In Focus:

Here's why coughing can be good for you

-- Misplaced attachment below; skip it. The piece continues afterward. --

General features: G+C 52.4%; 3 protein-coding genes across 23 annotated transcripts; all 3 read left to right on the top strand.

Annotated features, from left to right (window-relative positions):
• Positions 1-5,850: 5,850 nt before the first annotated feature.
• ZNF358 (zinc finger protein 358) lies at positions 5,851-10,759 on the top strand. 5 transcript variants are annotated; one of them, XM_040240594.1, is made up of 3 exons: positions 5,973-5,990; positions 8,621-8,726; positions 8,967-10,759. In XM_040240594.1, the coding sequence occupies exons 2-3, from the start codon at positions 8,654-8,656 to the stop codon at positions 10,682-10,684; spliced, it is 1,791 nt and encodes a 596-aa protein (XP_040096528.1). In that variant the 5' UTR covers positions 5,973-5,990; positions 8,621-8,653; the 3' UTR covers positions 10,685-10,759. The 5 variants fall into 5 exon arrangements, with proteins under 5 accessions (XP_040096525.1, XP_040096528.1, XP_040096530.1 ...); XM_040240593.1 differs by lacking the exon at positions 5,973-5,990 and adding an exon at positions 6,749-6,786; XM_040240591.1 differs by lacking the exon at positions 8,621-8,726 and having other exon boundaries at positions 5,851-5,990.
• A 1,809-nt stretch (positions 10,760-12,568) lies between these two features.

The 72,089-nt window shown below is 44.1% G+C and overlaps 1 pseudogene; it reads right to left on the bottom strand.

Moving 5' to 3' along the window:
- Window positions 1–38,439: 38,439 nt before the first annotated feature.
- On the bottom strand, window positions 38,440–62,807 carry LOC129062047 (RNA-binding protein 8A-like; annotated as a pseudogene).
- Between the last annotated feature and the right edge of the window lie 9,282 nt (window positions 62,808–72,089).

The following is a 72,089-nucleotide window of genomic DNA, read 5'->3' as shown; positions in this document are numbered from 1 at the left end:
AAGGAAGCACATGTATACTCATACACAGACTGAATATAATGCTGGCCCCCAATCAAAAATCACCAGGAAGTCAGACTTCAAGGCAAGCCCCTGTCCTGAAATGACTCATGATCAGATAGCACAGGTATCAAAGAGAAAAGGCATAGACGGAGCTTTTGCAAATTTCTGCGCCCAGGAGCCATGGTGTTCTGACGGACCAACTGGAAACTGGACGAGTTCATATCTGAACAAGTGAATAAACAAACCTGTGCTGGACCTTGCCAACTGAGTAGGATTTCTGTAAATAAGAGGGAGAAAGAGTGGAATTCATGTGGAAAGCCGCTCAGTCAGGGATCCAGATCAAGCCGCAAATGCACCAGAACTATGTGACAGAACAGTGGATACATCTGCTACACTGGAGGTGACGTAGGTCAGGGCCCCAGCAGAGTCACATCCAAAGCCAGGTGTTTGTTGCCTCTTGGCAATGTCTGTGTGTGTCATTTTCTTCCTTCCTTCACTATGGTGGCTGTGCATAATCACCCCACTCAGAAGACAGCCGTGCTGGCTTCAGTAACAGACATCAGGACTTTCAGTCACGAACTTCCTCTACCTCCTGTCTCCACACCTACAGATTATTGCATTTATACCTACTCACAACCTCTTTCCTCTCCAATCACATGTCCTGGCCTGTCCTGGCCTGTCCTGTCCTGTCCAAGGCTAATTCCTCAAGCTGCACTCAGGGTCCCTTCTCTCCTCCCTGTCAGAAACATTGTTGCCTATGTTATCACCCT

Coughing is associated with conditions and diseases like colds, flu and TB, and has therefore always been a personal and public health concern. But did you know that coughing can actually be good for you? Many people believe that coughing is a sign of a serious underlying medical condition and want to rush to the doctor – but more often than not it's caused by nothing more than an irritant in one's windpipe and lungs. A natural bodily function A cough is a normal reflex. According to the National Institute of Health (NIH), this bodily function helps clear your airways of irritants, thereby preventing infection. It's a defence mechanism to protect your body from foreign particles that have entered your windpipe and lungs. These foreign particles can include dust particles in the air, smoke, mucus, phlegm, or allergens like pollen perfume and mould. Health24 explains how the cough reflex works: 1. Air needs to be inhaled into the air passages when the glottis (the vocal cords and the opening between them) opens. 2. Air is forced out of the lungs and the air passage when the muscles of the chest cage, abdomen, and the diaphragm contract. This happens while the glottis is closed. 3. Once the glottis opens, air is expelled, resulting in a cough. Coughing can also be deliberate. We often clear our throats before we speak or to get someone's attention. But this doesn’t mean that coughing cannot be a cause for concern.

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